[A]lthough gentrification displaces a few low-income minority Americans, this isn’t a widespread phenomenon, and it isn’t leading to re-segregation — if anything, it appears to be modestly reversing the effects of white flight. Of course, rising housing costs are still a burden for those who aren’t displaced, which is part of a more general crisis of affordability in the country’s more desirable cities. And higher rents deter poor minority Americans from moving to economically healthy neighborhoods. The government should be doing all it can to bring down housing costs.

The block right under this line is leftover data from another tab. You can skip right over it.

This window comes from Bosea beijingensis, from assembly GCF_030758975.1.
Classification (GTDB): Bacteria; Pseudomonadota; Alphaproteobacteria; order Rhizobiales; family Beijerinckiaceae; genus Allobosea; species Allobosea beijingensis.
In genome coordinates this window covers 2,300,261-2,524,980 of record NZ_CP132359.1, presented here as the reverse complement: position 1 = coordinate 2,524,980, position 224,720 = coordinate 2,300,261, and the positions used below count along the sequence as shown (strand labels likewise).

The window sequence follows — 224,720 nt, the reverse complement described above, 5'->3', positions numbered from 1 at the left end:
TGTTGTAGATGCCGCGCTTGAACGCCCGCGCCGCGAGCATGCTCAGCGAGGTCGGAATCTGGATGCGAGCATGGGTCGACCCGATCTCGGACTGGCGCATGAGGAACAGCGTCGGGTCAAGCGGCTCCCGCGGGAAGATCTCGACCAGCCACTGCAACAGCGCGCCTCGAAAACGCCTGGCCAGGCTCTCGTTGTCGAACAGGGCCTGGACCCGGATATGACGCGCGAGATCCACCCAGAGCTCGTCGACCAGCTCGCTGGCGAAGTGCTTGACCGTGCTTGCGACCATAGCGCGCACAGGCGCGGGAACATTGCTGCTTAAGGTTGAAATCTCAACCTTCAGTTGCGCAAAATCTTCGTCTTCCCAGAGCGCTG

But the phenomenon of gentrification tends to distract urbanists, reporters and policy makers from the bigger problem afflicting American cities — concentrated poverty.